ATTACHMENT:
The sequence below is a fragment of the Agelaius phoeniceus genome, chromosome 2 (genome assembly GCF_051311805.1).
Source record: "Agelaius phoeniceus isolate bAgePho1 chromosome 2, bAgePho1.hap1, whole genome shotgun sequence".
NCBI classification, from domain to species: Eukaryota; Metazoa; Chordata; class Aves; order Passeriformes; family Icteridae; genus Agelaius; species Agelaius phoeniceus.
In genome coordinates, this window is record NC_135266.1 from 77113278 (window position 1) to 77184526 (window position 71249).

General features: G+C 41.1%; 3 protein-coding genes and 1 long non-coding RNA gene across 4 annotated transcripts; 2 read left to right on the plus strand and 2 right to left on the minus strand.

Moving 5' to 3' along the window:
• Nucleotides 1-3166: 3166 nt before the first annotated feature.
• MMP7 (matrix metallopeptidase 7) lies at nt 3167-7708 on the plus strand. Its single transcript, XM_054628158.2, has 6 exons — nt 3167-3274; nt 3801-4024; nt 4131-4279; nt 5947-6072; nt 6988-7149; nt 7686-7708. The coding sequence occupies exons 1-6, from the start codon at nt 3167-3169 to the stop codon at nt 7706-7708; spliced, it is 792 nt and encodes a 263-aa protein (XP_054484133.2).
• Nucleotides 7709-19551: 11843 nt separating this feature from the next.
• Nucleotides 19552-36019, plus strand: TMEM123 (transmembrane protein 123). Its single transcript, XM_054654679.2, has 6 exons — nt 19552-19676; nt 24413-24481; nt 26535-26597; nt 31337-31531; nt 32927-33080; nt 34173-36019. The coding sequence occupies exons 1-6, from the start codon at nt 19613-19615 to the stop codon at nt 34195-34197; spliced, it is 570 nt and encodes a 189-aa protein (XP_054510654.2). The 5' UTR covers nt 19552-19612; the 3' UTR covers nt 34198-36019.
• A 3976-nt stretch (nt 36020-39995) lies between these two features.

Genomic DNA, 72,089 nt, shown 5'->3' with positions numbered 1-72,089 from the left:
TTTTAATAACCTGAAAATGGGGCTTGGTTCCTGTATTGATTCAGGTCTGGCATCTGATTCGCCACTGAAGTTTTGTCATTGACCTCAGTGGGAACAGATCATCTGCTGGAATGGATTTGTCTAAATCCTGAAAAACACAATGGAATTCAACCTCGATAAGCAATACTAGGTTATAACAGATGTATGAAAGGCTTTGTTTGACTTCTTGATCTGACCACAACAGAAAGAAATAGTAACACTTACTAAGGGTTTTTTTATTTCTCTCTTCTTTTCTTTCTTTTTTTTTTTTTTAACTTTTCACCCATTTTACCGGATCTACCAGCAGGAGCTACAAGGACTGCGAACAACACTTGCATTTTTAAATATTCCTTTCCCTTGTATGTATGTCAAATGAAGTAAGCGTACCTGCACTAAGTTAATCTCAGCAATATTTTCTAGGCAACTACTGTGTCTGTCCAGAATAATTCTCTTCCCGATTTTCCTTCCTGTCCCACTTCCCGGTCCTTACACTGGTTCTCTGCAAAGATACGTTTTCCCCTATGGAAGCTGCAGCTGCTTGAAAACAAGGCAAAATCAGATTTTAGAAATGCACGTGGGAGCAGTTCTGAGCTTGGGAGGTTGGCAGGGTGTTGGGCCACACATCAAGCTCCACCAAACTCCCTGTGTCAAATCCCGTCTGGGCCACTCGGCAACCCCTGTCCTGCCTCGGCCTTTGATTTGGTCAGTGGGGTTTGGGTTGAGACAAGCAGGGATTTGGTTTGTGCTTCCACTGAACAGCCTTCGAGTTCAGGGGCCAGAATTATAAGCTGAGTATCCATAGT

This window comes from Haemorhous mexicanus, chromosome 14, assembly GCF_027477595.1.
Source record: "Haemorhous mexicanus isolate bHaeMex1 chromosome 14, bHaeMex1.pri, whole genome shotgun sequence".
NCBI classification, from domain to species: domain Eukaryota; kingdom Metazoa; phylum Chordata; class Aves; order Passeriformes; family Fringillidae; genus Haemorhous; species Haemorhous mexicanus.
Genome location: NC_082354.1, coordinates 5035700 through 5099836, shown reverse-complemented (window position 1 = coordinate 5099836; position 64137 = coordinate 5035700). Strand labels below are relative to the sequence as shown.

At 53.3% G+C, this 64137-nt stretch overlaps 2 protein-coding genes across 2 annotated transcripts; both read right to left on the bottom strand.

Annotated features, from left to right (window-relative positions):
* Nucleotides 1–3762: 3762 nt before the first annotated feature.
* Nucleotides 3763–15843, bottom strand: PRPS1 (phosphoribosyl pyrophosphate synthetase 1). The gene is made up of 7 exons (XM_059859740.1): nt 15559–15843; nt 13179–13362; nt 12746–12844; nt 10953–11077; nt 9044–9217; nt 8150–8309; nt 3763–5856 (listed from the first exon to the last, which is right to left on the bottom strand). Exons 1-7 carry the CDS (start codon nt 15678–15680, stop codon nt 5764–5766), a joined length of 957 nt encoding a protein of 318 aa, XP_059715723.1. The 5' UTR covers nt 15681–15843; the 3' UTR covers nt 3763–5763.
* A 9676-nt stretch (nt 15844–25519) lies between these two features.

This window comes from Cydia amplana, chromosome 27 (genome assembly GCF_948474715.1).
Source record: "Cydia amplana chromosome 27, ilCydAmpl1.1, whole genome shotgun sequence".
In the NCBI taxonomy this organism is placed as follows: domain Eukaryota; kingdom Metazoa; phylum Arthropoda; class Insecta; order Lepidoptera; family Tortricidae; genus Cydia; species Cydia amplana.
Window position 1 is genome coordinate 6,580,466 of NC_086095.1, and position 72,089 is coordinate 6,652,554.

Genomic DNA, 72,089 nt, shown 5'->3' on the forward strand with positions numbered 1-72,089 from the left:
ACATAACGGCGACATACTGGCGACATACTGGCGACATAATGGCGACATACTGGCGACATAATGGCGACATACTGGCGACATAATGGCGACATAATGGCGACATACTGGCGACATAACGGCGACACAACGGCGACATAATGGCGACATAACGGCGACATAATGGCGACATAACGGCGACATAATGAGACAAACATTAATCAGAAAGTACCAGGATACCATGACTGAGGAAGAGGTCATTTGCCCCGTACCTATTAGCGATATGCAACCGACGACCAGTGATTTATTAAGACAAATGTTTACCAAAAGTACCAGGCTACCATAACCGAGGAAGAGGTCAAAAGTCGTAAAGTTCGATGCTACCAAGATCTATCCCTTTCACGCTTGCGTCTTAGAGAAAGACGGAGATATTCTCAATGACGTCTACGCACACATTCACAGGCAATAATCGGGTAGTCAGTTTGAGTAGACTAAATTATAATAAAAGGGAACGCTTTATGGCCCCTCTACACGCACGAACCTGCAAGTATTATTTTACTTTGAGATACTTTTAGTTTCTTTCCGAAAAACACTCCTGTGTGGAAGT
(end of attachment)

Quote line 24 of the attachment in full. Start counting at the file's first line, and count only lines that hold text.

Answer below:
Source record: "Cydia amplana chromosome 27, ilCydAmpl1.1, whole genome shotgun sequence".